Thursday, April 9, 2015
The End of an American Tragedy
Today is the 150th anniversary of the end of the Civil War — the day that Robert E. Lee surrendered to Ulysses S. Grant — and I am reminded of my favorite story about that war.
Wilmer McLean's name is not one that most people recognize in conversations about the American Civil War, but he holds a unique place in its story. His farmhouse in Manassas, in northern Virginia, had been the headquarters for Confederate military leadership during the First Battle of Bull Run, the first real battle of the Civil War back in July of 1861, and it had drawn plenty of fire from Union forces.
All of which makes the fact that Lee surrendered to Grant in McLean's home at Appomattox Court House 150 years ago today more than a bit ironic.
Initially, he wasn't too keen on the idea of the surrender taking place in his home, but he agreed and, apparently, retained his sense of humor, observing, "The war began in my front yard and ended in my front parlor."
There aren't many uplifting stories about that war. Inspiring? Yes. Uplifting? Not so much.
One hundred and fifty years ago today, the last real battle of the Civil War was fought. There would be skirmishes here and there, but, by and large, the Battle of Appomattox Court House was the last one. The Confederates were essentially a beaten army before the battle began. They were tired and hungry, inadequately equipped for battle. In the face of Union fire, they had abandoned their capitol, Richmond, Virginia, and retreated. The Union forces — superior in numbers, preparation and equipment — cut off the Confederates' retreat, forcing the battle at Appomattox Court House.
Lee attacked that morning, believing the Union forces to be entirely cavalry, but he soon learned the truth — the cavalry was backed by two corps of infantry — and he was left with no choice but to surrender. The surrender, in McLean's parlor, came that afternoon.
On that day, Grant displayed the kind of wisdom that, unfortunately, he seldom showed in his later actions as president. He permitted the Confederate soldiers to keep their sidearms and horses. None of them would be prosecuted. They could return to their homes, their dignity intact. After all, the Yankees and the Rebs would be compatriots again, just as they were before the war.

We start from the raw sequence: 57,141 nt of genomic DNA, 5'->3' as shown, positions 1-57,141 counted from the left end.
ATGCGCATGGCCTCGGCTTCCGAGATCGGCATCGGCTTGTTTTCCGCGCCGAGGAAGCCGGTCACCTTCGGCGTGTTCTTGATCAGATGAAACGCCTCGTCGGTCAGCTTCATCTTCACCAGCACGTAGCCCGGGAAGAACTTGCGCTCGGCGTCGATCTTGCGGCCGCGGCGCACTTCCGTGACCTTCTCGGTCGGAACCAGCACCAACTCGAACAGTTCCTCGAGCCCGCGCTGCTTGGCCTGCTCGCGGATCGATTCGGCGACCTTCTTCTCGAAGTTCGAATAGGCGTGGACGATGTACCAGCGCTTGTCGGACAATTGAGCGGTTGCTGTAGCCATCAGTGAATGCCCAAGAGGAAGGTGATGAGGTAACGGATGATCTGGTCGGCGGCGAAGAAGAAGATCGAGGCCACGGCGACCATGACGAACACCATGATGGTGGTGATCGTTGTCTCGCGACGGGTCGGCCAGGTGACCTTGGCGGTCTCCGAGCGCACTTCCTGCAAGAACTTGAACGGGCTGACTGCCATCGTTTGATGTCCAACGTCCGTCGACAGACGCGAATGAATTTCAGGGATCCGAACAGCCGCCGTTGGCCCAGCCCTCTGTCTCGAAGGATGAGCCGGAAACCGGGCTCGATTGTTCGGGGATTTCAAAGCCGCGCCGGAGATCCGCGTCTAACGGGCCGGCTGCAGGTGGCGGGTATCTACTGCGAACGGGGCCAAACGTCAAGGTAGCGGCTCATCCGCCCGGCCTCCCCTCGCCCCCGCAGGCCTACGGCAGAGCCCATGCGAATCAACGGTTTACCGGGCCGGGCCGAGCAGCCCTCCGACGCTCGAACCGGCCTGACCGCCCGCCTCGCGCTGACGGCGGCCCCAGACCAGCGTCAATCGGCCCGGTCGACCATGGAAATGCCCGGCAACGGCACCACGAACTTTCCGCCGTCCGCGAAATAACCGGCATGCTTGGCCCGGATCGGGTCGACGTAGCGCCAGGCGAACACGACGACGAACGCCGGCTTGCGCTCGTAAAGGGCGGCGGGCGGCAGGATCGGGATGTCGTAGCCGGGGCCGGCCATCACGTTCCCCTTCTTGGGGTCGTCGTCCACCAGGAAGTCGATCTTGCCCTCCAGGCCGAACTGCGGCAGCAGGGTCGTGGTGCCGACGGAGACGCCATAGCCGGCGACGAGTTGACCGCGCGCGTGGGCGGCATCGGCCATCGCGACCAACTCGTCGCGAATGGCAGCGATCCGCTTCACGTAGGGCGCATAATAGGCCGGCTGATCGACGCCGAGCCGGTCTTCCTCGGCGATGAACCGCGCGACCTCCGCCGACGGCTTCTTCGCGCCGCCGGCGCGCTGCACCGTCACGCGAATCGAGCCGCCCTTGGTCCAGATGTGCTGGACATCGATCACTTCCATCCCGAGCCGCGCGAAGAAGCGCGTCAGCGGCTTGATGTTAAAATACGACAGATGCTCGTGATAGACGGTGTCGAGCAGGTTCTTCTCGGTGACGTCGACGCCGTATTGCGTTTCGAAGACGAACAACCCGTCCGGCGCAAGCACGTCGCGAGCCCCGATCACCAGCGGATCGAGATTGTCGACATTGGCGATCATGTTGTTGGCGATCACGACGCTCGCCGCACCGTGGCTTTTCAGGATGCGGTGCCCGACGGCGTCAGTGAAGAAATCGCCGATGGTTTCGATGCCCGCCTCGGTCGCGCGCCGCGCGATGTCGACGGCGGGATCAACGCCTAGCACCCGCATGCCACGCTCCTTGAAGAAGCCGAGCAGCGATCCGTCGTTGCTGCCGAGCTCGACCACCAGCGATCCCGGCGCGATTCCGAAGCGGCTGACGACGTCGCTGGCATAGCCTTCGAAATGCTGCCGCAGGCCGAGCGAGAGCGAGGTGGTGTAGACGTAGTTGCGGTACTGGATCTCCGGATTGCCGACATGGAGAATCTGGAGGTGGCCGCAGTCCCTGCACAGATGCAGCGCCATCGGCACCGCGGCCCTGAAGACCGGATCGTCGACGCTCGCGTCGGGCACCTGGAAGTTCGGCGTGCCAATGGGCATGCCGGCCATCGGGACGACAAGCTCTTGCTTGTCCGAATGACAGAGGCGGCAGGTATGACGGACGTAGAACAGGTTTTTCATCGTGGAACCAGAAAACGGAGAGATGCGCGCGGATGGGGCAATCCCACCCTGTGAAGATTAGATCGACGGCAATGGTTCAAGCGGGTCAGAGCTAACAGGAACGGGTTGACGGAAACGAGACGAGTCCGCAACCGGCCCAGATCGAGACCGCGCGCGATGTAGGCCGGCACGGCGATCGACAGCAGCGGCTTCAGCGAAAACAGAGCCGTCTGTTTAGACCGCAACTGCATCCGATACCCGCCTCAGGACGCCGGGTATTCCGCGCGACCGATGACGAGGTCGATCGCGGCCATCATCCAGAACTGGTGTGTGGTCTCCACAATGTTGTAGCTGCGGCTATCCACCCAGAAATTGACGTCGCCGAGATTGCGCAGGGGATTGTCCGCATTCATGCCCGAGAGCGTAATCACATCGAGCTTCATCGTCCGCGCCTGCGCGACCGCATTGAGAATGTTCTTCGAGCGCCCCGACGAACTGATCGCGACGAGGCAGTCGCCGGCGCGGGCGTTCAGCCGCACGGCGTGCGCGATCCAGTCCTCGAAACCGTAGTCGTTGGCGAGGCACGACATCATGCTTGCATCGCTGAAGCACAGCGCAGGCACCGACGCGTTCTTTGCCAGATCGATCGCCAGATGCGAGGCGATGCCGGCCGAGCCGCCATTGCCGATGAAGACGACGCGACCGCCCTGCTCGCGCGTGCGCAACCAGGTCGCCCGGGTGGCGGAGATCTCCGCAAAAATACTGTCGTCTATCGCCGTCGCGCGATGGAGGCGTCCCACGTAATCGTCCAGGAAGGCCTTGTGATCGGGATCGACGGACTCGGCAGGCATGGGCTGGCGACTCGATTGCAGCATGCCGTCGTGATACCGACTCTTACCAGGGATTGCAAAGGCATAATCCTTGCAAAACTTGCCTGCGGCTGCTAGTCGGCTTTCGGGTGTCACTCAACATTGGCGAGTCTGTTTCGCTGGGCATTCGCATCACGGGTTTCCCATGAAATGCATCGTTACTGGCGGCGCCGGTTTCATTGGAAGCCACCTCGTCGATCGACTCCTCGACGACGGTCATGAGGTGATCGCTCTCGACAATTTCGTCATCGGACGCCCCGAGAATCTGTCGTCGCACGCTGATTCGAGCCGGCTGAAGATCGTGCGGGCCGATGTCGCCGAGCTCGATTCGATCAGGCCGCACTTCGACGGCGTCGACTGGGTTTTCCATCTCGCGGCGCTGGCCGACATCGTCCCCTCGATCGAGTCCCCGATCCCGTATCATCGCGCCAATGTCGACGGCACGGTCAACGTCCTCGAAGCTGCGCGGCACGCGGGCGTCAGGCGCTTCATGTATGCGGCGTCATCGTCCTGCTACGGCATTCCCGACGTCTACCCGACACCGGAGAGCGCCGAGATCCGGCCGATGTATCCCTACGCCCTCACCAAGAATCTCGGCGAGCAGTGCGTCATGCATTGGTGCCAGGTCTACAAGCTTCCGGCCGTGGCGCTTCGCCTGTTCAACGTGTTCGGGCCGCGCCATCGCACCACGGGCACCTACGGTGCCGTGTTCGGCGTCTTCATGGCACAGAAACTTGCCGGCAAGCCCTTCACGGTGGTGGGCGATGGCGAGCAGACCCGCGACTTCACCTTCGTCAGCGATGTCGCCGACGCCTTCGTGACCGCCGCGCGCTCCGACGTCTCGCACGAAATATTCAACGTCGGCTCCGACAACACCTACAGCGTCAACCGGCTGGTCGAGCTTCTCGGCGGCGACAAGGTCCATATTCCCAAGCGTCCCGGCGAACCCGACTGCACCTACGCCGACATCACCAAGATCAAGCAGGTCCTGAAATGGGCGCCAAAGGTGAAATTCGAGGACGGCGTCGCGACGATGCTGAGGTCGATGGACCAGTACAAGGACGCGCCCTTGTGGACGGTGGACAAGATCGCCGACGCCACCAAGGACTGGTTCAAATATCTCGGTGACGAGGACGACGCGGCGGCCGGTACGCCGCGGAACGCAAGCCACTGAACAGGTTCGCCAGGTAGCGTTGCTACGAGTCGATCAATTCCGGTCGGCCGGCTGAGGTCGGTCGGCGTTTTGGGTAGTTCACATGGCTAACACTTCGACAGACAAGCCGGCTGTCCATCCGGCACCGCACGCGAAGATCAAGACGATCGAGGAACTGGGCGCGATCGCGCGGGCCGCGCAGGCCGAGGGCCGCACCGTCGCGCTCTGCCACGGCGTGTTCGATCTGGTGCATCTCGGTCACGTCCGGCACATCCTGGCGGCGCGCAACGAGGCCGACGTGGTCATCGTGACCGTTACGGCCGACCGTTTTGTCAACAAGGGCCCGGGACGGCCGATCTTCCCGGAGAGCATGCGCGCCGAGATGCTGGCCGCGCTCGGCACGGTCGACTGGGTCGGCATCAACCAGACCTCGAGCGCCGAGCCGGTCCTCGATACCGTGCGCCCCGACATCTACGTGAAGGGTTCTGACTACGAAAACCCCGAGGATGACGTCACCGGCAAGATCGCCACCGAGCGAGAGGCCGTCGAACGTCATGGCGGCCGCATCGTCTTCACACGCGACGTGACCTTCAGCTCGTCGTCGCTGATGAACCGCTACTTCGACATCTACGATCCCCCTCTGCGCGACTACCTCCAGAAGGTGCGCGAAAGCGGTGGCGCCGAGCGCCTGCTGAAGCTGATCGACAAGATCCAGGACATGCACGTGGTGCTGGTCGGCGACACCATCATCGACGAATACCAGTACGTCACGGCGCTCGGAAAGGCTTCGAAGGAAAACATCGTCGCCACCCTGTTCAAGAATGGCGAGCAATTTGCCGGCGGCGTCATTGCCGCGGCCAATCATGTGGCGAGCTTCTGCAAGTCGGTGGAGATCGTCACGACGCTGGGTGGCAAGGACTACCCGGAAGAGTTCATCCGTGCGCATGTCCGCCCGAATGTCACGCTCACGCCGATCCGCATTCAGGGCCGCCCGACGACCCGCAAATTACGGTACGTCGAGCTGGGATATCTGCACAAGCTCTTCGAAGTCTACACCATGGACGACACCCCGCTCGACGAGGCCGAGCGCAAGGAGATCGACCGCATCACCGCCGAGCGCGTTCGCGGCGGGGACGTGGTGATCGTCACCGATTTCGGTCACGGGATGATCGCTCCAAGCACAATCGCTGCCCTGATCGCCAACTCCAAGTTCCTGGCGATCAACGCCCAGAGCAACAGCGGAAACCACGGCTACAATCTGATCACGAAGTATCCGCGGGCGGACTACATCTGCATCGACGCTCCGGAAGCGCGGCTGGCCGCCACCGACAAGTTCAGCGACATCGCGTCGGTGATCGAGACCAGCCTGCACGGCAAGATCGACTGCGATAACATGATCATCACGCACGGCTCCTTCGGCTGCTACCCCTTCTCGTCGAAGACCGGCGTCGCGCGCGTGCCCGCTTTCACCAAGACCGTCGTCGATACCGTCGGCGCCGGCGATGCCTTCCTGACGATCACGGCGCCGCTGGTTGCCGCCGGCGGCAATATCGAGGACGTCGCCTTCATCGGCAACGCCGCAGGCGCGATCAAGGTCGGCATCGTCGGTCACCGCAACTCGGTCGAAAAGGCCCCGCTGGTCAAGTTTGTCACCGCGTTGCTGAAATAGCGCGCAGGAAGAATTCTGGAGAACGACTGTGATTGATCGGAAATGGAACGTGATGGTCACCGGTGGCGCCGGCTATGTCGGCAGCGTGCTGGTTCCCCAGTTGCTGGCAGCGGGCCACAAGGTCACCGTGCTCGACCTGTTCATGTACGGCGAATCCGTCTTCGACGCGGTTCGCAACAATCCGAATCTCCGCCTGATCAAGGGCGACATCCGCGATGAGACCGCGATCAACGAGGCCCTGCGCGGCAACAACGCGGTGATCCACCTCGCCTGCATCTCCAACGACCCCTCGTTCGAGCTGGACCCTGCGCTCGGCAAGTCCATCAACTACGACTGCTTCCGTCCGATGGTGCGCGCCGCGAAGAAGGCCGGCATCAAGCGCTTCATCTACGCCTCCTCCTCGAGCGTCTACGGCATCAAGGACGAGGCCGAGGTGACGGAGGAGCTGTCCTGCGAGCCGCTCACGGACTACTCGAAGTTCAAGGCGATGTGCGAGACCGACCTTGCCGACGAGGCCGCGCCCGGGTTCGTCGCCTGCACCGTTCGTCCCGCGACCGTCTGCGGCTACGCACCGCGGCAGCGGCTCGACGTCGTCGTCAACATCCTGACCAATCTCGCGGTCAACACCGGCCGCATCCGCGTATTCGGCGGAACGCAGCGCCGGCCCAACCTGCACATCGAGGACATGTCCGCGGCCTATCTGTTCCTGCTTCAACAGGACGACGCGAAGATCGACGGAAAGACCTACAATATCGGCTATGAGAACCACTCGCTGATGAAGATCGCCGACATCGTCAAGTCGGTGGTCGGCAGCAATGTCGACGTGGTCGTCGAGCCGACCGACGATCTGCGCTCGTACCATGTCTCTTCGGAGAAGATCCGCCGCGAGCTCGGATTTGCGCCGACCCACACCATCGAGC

As Lee rode away, Grant's men began to celebrate, but Grant sent word that it should stop. "The Confederates were now our countrymen, and we did not want to exult over their downfall," he said later.
I've been hearing and reading about the Civil War all my life, and I have long believed that there were many examples of heroism, sacrifice and courage on both sides of that conflict, but it was a tragedy from which this nation is still trying to recover. Sometimes I wonder if it will ever fully recover from it.
It was a traumatic experience for the people who lived through it and the people who have lived and are living with the cultural consequences.
On this occasion, I suppose it is tempting to suggest that the war never really ended. It's a temptation that some, like David W. Bright of The Atlantic, seem to have found impossible to resist.
The war did end, of course — 150 years ago today. And what I can't help wondering is how different this country could have been — not if there had never been a Civil War (because I believe, as agonizing as it was, the Civil War was necessary to re–define what America stood for), but if Lincoln had not been killed only a few days later or if Grant had displayed the generosity to the South as president that he had shown to the South's soldiers 150 years ago today.
Lincoln, of course, was killed a few days later, and Grant's presidency lacked many of the fine qualities he had shown as general (among them backbone). As a result, those who wanted to punish the South did so in the form of Reconstruction. It is my belief that Reconstruction produced much the same result in this country that post–World War I sanctions on Germany produced in Europe — chiefly, resentment from those who felt oppressed.
I believe that much of the racism and bigotry that has survived for the last century and a half in the South was conceived in Reconstruction. The Jim Crow laws were enacted after Reconstruction had ended but the pain endured. In the Germany of the 1920s, much the same thing happened although the economic sanctions continued.
For the most part, I am inclined to think that a lot of what happened in 19th–century America and 20th–century Europe can be classified as unintended consequences. Oh, sure, I know there were some folks in both places and times whose only desire was to inflict pain on the vanquished — and they succeeded, perhaps beyond their wildest dreams. But I believe most simply wanted to fulfill a code of justice — arbitrary though it may have been.
I would like to believe, anyway, that what came to pass in 19th–century America and 20th–century Europe was not intended — because, if it was, that would be a greater tragedy than the one that preceded it.